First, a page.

Most stories have a single central character. While there are many significant characters in a story, and in most stories, you can pick out one character that stands at the center of the plot and the conflict. Once you have this main character, you must build out their belief system. What elements of their worldview or philosophy will be challenged in your story?
You need to understand how your character sees the world, what decisions they will make, and what they want. Now that you understand your main character and their beliefs, you can begin building some other characters in your story. These characters will have beliefs that conflict with the main characters differently.
- Try to understand who your characters are, their beliefs, and what they want. How do you create interesting continual conflict throughout a screenplay?
When a character begins the story, we need to understand who they are and what they are capable of. When a character starts, they won’t make massive moves to defeat an antagonist. They will use the most minimal amount of effort. When you begin a story, the person your character is should not be able to fight against the forces of antagonism at the climax. They must go through lower levels of antagonism to change into someone who can take on the climax when it comes.
2. Focus on the character’s choice
If you’re struggling to pin down a conflict, look at your main characters and ask yourself what they care about most. At the start of The Savior’s Champion, Tobias cares about his family’s well-being. At the beginning of The Savior’s Sister, Leila cares about her sisters and the protection of her realm. Thus it makes sense for their conflicts to revolve around these elements.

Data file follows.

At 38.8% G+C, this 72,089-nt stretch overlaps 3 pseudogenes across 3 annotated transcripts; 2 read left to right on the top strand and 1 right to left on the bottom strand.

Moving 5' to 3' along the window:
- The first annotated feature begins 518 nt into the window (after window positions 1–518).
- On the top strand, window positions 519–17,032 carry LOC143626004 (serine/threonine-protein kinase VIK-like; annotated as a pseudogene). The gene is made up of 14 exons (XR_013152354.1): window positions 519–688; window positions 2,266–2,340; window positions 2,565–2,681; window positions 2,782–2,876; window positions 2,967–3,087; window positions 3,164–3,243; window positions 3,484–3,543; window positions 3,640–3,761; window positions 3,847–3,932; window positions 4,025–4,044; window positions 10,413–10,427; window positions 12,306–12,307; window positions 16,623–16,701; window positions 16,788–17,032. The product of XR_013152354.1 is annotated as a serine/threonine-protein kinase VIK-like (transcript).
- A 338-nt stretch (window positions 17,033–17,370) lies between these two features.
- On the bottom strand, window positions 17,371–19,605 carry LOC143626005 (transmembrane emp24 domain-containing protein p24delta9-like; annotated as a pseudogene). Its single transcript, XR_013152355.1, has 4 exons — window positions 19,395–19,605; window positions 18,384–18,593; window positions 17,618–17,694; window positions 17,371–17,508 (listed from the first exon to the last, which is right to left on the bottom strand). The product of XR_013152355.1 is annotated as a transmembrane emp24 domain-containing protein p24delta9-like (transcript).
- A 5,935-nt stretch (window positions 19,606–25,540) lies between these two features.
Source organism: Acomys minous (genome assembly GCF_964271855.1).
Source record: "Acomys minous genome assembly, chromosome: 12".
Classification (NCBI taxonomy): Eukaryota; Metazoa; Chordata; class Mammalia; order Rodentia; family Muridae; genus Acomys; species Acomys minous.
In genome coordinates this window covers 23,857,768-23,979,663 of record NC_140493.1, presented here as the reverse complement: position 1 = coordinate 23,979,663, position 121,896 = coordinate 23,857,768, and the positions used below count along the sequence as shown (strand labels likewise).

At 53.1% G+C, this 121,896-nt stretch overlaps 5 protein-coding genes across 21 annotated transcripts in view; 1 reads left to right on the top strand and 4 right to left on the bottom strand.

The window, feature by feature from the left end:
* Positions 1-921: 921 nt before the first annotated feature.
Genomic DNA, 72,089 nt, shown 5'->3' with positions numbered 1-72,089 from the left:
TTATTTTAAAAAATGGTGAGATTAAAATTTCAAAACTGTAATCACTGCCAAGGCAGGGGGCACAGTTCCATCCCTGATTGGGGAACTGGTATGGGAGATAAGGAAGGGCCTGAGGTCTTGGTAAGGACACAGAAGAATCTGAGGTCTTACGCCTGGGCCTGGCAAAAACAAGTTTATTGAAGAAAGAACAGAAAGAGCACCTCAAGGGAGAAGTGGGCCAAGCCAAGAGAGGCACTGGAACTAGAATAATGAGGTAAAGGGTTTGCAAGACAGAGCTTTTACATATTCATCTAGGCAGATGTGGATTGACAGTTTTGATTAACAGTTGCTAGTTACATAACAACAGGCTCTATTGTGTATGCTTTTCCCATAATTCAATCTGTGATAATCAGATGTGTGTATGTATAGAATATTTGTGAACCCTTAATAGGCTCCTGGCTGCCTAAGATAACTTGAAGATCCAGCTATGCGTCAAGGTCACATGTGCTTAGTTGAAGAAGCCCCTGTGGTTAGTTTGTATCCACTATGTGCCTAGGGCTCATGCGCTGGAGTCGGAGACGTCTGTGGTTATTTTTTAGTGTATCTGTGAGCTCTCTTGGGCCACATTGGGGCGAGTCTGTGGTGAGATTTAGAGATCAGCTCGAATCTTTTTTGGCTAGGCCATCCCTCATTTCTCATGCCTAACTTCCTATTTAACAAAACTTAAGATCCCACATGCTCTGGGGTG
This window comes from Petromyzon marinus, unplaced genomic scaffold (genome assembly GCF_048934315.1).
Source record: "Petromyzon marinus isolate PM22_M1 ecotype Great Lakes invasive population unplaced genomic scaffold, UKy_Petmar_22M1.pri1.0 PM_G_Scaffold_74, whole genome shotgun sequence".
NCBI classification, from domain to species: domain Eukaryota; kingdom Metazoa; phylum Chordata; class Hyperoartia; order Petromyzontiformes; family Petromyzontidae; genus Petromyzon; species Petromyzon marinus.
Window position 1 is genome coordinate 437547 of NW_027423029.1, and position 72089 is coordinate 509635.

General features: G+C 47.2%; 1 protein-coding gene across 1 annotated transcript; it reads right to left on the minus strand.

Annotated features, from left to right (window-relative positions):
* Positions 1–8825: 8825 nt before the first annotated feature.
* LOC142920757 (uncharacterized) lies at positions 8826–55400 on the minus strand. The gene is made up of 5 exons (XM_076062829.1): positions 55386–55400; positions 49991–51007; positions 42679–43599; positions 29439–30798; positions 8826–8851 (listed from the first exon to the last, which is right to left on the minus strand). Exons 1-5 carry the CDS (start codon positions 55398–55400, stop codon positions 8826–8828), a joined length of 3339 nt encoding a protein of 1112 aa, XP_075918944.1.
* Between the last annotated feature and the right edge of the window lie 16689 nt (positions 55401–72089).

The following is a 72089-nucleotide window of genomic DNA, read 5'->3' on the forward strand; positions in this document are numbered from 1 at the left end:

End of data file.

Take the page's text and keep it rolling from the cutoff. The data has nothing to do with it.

If the characters care deeply about something, any issues involving those things will matter greatly to them. They’ll be invested in resolving this conflict. So readers are following this character’s experience, thoughts, and emotions. It’s also important to note that what your characters care about can change throughout the story. It’s especially relevant if there are relationships, whether they’re romantic, familial, or platonic, that develop throughout the story.
Note: The more complicated the plot becomes, the more avenues for care and conflict you can explore.
3. Give your goal and obstacle
This is the easiest way to create conflict. Take what your character cares about and put an obstacle before it. They care about getting into Harvard, but a handful of their peers are standing in the way. The two characters care about one another, but their communities come from rival gangs. They care about supporting their family, but they have to enter a deadly tournament to do so.
To create a conflict, there has to be an obstacle that stands in the way of what the character wants. The obstacle creates a barrier between the character’s goal and obtaining it. So that barrier creates conflict. If you have something bad that happens that doesn’t stop the character from doing what they want to do, that will create a scene where stuff is happening. Bad things might be happening, but the reader isn’t going to empathize because what’s happening isn’t connected to the overarching goal.
It’s how you can create scenes that feel very irrelevant. It’s essential to watch out for scenes where you’ve created conflicts that don’t move the plot forward that are designed to demonstrate characterization. This is a common problem where the character needs a clear goal.
So the bad things that happen demonstrate the state that the character is in or what’s going on in their life, but it isn’t connecting to the main plot line. The reader will feel that these scenes could be more cohesive and may become repetitive.